From the Grapevine

Making a Dent

Early one Saturday morning in the fall of 1998, Jim Cornett drove to his high school, Worthington Kilbourne in Columbus, Ohio, for a film session of the previous night’s varsity football game. Tired and late, he swerved into a parking space, cutting the corner too tight and causing, as Jim puts it, “an unfortunate accident for God’s glory.” He hit his coach’s car, leaving a nice dent. Jim nervously approached Coach Boulware, confessed to the accident and offered to pay for the damage. Boulware simply told him to forget it ever happened. Jim was struck by his “unbelievable grace to me and evidence of Christ in action.”

That spring, Jim and his fellow Campaigners were praying for underclassmen and the upcoming camp trip to Rockbridge. Two of those underclassmen were Todd and Eric, Coach Boulware’s twin sons. Both boys had considered going to camp. “I didn’t pursue it,” Eric says. “I knew that it was a lot of money for my parents to spend for both of us to go.”Knowing their desire to go, Jim and his Young Life leader, Steve Gardner, conceived a plan. As “payment” for the accident, Jim’s dad would sponsor Eric and Todd to attend camp. Coach Boulware agreed. Jim said, “It was the very least we could do to express gratitude for the grace their dad had shown me.”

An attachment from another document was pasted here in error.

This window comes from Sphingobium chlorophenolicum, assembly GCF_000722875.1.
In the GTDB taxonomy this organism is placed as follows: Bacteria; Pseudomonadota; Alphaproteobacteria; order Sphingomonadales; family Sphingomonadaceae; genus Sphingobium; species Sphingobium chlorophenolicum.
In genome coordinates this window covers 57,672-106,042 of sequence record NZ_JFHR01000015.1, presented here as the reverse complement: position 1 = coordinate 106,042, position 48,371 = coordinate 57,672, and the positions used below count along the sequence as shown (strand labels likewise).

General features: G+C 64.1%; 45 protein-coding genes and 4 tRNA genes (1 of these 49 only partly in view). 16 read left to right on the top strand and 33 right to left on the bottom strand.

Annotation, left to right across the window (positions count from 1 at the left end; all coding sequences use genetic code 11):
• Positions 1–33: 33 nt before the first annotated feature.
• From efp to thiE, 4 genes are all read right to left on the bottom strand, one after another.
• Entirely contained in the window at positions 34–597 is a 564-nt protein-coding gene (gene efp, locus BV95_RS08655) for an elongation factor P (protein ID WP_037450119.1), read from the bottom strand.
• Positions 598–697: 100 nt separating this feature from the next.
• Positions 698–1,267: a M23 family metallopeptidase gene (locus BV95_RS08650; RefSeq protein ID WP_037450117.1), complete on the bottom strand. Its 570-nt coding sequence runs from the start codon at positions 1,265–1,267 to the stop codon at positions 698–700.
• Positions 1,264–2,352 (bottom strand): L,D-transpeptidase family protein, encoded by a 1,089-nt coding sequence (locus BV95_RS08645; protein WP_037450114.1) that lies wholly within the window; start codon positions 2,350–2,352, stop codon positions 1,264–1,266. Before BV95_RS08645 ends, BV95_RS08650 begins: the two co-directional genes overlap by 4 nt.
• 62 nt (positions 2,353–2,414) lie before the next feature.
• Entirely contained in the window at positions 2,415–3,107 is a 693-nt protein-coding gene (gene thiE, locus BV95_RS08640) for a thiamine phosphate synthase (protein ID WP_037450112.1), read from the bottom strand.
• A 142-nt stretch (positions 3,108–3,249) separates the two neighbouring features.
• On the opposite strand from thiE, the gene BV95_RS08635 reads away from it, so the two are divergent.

It was the best week of Todd’s and Eric’s lives. “It was at that week of camp at Rockbridge that Todd and I became followers of Jesus,” said Eric.

The brothers stayed involved in Young Life throughout high school and into college. Today, both are on staff in Connecticut. In Eric’s words, “It’s interesting to think that God can use a small, unfortunate event such as Jim crashing into my dad’s car to impact my decision on who I marry, who my friends are and what my occupation is.”

– Michal Bennett


A Great Networker

Sarah and Cecilia, two sisters attending Kingsway High School in New Jersey, knew they couldn’t afford the upcoming weekend camp. As their leader, I brainstormed how to raise $250, but with no results. Finally, three days before camp, I prayed, “God, if you want them to go, you have to find a way.” The next morning, the strangest thought popped into my head. “Call Mike, he knows someone.” Mike, a youth pastor who knew the girls, agreed to ask some parents from the church that evening.

Before youth group started, one of the teens, Bob, asked to speak with Mike privately. He told Mike that he still had his tithe from his summer job and didn’t know what to do with it. He wanted the money to help someone in need, but having held onto it for so long, he figured he should just give it to Mike. Mike counted all the crumpled dollar bills … totaling $244! When Bob, who is also in Campaigners, heard how his tithe would help the girls, he was ecstatic.

Soon our local Young Life prayer group heard the story, and one mother (Kathy) started to cry. She said, “That’s my son, Bobby!” She explained how she had been encouraging him to give the money away for months, but when he kept telling her that “it didn’t feel right,” she assumed he was procrastinating. He had left for youth group without the money, but then came back into the house just to retrieve it.

Sarah and Cecilia were very grateful to experience camp, both throwing themselves at the first chance to give their lives to Christ. Their hearts were prepared that weekend. In Kathy’s words, “If this doesn’t show that Young Life is doing something right in our area, I don’t know what does.”

– Elizabeth Samti


Talking Trash in Young Lives